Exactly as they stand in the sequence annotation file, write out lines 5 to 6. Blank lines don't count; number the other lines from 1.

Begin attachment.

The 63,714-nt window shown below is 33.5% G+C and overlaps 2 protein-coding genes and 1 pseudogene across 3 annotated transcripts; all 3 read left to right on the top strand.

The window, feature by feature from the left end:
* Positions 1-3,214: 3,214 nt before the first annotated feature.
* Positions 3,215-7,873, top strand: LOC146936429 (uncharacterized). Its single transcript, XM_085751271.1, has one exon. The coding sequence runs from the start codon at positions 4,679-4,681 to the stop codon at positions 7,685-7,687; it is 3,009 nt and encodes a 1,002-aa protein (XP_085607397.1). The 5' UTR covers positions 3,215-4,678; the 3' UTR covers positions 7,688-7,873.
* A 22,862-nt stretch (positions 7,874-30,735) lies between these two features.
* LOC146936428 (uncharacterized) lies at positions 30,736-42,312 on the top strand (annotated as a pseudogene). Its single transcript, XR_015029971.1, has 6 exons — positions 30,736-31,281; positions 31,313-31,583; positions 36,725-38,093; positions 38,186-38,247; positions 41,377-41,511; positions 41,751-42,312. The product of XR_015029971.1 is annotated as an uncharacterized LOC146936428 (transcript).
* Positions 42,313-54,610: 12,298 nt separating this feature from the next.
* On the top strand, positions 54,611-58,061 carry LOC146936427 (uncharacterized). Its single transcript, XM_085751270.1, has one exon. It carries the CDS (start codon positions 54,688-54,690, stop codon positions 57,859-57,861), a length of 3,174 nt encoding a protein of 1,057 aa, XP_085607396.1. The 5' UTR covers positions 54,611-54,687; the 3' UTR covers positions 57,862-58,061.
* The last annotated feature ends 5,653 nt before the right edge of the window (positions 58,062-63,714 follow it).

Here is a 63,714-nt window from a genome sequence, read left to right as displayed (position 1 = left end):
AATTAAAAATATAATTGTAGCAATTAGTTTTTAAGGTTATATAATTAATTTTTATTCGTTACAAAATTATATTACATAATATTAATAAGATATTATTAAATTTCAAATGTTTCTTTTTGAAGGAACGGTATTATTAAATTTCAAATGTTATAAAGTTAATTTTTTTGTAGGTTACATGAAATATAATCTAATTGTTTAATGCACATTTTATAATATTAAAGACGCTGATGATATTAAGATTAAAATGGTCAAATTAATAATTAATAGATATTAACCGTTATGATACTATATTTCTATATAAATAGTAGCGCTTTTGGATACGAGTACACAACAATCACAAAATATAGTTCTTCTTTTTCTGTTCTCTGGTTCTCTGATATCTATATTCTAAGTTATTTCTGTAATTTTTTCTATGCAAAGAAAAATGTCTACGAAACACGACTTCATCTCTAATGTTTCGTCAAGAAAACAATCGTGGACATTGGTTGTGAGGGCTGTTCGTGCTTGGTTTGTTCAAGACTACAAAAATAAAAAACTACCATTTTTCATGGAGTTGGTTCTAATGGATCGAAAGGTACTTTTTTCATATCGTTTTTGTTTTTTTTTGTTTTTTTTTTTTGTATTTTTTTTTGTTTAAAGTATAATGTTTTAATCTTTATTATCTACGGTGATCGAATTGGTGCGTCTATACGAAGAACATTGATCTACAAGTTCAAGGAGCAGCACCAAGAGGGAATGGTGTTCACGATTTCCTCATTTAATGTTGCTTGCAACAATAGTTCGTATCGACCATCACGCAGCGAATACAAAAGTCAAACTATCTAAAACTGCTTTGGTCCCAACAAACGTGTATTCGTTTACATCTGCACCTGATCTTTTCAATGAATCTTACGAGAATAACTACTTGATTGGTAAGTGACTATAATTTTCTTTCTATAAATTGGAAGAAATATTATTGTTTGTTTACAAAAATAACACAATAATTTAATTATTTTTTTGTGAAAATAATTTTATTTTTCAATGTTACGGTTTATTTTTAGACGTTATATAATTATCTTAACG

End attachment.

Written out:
* A 22,862-nt stretch (positions 7,874-30,735) lies between these two features.
* LOC146936428 (uncharacterized) lies at positions 30,736-42,312 on the top strand (annotated as a pseudogene). Its single transcript, XR_015029971.1, has 6 exons — positions 30,736-31,281; positions 31,313-31,583; positions 36,725-38,093; positions 38,186-38,247; positions 41,377-41,511; positions 41,751-42,312. The product of XR_015029971.1 is annotated as an uncharacterized LOC146936428 (transcript).